First Financial’s other characteristics include high efficiency. It has an efficiency ratio through the first six months of the year of 49.32 percent. It also has a record for excellent asset quality going back years; the bank is not a big energy lender and was not hurt by the sharp decline in crude oil prices in the latter half of 2015. And Dueser says he is constantly looking for ways to improve the bank’s operations, including repricing deposit accounts and, whenever possible, loans. First Financial is, simply, one of the best managed banks in the country.

Like Home BancShares and Southern Missouri, First Financial is always on the lookout for acquisitions. Dueser prefers good banks in growing markets with quality management teams that want to stay in place—and in Texas, those characteristics almost always come with a hefty price tag. Here again, First Financial’s discipline comes into play. Dueser wants to buy good banks, but he’s not willing to overpay. In an interview, Dueser speaks admiringly of Allison at Home BancShares. “I’m a huge Johnny Allison fan,” Dueser says. “Not only do I like what he does, but I like Johnny a lot and consider him a friend. In Texas, it’s harder to buy banks, let me just say that, because everybody wants to be in Texas. You’ve got a market where there are lots of buyers and not many sellers. In other states, it’s different.”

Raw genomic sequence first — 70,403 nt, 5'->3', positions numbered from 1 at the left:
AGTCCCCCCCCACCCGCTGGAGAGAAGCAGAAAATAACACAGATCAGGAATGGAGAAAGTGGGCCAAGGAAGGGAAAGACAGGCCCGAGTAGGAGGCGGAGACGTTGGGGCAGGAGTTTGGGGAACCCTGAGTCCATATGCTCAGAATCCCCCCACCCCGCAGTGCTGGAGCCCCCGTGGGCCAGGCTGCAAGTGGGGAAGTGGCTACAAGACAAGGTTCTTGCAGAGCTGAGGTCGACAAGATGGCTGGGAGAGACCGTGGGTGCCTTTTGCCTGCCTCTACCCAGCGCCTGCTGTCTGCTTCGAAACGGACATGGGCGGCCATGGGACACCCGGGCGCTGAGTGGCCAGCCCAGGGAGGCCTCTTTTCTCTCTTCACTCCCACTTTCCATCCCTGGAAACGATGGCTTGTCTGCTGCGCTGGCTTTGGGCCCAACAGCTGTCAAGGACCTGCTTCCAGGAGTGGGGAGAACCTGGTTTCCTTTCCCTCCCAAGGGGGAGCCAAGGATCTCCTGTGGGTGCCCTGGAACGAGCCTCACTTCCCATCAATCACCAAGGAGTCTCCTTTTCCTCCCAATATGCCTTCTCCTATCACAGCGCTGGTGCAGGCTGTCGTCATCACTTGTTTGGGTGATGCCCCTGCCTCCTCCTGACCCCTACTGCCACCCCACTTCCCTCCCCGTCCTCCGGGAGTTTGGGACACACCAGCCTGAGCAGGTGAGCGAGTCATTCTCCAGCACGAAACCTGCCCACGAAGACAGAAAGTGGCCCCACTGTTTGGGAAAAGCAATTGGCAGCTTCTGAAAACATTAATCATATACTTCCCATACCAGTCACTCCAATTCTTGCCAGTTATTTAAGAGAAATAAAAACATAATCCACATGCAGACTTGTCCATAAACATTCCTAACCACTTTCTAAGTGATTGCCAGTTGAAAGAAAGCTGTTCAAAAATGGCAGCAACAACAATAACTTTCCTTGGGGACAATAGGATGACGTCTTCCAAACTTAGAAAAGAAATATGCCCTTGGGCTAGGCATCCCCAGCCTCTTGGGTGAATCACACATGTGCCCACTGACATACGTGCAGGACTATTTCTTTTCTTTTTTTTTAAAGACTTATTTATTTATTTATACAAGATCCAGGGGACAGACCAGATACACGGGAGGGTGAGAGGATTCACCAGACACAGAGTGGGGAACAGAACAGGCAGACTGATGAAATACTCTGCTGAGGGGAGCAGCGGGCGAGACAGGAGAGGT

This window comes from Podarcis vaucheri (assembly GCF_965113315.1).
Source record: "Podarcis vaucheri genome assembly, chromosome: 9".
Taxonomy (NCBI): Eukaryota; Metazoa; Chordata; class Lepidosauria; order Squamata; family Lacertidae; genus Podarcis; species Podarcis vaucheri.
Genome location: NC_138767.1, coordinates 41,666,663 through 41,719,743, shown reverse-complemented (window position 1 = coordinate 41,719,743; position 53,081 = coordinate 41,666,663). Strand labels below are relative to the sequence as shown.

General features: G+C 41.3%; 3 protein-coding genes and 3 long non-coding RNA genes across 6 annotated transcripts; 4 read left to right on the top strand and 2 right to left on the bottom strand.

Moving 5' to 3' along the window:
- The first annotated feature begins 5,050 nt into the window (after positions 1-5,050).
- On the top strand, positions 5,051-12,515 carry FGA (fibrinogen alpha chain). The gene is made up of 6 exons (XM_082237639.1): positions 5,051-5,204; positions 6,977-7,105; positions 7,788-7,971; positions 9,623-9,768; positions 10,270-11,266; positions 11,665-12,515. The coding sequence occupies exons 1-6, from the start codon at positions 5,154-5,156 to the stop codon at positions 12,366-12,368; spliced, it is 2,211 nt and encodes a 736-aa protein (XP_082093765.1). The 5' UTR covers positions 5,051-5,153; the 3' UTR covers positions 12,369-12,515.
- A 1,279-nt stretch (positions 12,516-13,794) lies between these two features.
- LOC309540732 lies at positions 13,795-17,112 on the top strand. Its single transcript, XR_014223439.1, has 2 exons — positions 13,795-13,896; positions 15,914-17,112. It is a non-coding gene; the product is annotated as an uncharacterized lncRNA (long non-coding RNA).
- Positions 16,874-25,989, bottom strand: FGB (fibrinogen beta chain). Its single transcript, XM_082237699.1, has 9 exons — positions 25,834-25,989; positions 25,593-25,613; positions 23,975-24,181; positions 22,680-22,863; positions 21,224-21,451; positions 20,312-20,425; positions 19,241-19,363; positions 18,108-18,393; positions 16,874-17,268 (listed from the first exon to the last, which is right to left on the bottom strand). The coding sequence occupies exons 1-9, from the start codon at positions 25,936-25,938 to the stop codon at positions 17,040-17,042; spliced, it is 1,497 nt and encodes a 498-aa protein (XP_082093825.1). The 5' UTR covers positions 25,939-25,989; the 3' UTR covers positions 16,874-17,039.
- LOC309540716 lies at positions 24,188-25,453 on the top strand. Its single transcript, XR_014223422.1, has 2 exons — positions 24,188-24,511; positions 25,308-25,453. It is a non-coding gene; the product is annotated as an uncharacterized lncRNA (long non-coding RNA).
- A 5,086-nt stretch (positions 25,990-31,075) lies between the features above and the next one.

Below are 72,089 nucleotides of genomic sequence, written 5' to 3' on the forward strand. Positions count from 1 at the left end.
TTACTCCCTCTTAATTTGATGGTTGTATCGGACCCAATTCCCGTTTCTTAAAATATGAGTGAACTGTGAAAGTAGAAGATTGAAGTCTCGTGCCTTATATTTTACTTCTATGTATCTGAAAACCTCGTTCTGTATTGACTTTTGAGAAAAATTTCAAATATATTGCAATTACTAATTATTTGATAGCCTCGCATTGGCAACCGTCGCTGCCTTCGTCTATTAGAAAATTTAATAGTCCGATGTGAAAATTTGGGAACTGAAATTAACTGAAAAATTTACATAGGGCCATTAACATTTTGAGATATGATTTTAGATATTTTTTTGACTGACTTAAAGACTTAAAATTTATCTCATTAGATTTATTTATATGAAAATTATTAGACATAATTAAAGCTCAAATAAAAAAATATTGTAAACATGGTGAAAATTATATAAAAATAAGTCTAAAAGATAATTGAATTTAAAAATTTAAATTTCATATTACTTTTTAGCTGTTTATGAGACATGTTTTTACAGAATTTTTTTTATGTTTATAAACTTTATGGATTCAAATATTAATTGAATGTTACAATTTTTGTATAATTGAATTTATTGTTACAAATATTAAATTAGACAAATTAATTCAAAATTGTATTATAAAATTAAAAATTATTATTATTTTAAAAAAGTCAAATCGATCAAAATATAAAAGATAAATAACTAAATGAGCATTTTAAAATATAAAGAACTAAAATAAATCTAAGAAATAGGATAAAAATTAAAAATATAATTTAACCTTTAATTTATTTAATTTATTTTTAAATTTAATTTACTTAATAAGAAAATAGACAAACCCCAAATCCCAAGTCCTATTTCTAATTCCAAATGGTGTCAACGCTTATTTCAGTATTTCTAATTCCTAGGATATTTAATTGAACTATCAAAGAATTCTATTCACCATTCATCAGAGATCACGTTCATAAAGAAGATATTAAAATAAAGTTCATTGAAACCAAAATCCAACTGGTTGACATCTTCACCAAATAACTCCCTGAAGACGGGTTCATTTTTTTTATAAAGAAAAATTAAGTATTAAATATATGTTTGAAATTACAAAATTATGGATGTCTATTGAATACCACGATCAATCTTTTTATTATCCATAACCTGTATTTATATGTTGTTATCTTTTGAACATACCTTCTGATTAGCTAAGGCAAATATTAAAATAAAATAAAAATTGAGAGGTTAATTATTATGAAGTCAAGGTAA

First Financial’s secret sauce is a level of self awareness that helps keep it out of trouble. “They know what they’re good at and they stick to it and don’t really stray from that strategy,” says Milsaps. What do investors get when they buy the bank’s stock? “Consistency,” says Milsaps, whether it’s “consistency with profitability, earnings or asset quality.” And the bank’s challenge going forward? Finding a couple of good M&A deals that will expand its franchise and accelerate its growth. And on that topic, Dueser takes a philosophical approach. “You’ve got to deal with the cards that you’re dealt,” he says. “I would be a Johnny Allison if I could.”

jmilligan

Jack Milligan is editor in chief of Bank Director, an information resource for directors and officers of financial companies. You can connect with Jack on LinkedIn or follow @BankDirectorEd on Twitter.